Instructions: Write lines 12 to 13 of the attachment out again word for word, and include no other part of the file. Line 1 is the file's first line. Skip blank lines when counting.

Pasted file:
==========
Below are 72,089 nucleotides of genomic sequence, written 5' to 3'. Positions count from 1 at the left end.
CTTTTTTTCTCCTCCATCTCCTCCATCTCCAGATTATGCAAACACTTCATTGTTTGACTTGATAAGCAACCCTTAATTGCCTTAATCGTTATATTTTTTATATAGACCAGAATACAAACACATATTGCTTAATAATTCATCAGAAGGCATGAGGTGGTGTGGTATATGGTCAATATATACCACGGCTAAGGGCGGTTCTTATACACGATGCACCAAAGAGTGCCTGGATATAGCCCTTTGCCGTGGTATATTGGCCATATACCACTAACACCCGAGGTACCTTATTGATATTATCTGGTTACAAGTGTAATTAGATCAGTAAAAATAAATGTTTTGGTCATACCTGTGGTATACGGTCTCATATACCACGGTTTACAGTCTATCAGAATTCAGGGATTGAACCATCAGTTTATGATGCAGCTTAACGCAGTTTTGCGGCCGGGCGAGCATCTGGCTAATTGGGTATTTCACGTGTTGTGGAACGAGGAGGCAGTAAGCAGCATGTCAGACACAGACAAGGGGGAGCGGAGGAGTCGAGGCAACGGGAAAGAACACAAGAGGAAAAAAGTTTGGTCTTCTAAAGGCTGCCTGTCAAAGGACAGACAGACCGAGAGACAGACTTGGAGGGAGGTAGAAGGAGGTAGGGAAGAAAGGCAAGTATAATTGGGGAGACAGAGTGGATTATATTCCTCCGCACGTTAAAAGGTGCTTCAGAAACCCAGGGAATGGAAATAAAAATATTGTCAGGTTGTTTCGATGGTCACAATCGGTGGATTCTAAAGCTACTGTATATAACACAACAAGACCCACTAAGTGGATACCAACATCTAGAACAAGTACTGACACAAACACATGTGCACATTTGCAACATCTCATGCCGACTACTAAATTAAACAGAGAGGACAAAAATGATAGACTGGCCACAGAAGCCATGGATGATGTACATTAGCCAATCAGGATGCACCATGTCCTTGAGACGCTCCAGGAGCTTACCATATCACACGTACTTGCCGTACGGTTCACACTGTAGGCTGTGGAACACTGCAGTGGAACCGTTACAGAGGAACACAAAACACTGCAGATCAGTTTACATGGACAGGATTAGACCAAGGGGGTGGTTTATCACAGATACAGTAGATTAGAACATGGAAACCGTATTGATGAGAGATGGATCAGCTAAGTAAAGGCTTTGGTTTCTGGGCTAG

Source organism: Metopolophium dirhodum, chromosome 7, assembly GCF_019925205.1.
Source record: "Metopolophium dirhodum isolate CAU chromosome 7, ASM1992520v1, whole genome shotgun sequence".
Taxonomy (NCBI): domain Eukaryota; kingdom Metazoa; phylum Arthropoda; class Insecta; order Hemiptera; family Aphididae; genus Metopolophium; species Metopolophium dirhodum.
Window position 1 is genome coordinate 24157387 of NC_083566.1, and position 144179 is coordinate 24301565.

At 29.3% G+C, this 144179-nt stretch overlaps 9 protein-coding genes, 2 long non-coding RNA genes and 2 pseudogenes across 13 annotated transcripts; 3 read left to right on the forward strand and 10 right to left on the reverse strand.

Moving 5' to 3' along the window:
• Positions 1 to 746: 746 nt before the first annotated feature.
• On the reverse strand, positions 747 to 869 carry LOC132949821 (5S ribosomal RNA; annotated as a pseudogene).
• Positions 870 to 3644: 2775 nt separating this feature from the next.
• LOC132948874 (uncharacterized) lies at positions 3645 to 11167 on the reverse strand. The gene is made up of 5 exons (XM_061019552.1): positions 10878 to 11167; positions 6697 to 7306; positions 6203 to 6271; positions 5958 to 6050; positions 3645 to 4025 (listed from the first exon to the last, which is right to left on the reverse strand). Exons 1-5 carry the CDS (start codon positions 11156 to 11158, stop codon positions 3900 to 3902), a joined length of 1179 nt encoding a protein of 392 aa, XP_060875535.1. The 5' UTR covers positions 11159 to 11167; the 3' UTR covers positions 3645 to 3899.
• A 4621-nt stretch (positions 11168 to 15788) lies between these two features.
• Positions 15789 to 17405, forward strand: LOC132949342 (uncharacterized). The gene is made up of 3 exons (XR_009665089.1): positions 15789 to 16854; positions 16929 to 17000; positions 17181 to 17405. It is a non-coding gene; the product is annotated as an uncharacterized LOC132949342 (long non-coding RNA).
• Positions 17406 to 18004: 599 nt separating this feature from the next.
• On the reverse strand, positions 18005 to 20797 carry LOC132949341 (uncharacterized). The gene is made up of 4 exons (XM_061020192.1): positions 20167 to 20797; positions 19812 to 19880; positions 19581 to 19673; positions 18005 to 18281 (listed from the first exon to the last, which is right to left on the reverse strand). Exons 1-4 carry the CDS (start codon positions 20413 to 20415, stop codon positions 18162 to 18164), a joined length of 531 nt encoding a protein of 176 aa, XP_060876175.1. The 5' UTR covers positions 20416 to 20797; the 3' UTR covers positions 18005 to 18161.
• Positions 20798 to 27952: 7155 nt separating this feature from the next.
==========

• LOC132948874 (uncharacterized) lies at positions 3645 to 11167 on the reverse strand. The gene is made up of 5 exons (XM_061019552.1): positions 10878 to 11167; positions 6697 to 7306; positions 6203 to 6271; positions 5958 to 6050; positions 3645 to 4025 (listed from the first exon to the last, which is right to left on the reverse strand). Exons 1-5 carry the CDS (start codon positions 11156 to 11158, stop codon positions 3900 to 3902), a joined length of 1179 nt encoding a protein of 392 aa, XP_060875535.1. The 5' UTR covers positions 11159 to 11167; the 3' UTR covers positions 3645 to 3899.
• A 4621-nt stretch (positions 11168 to 15788) lies between these two features.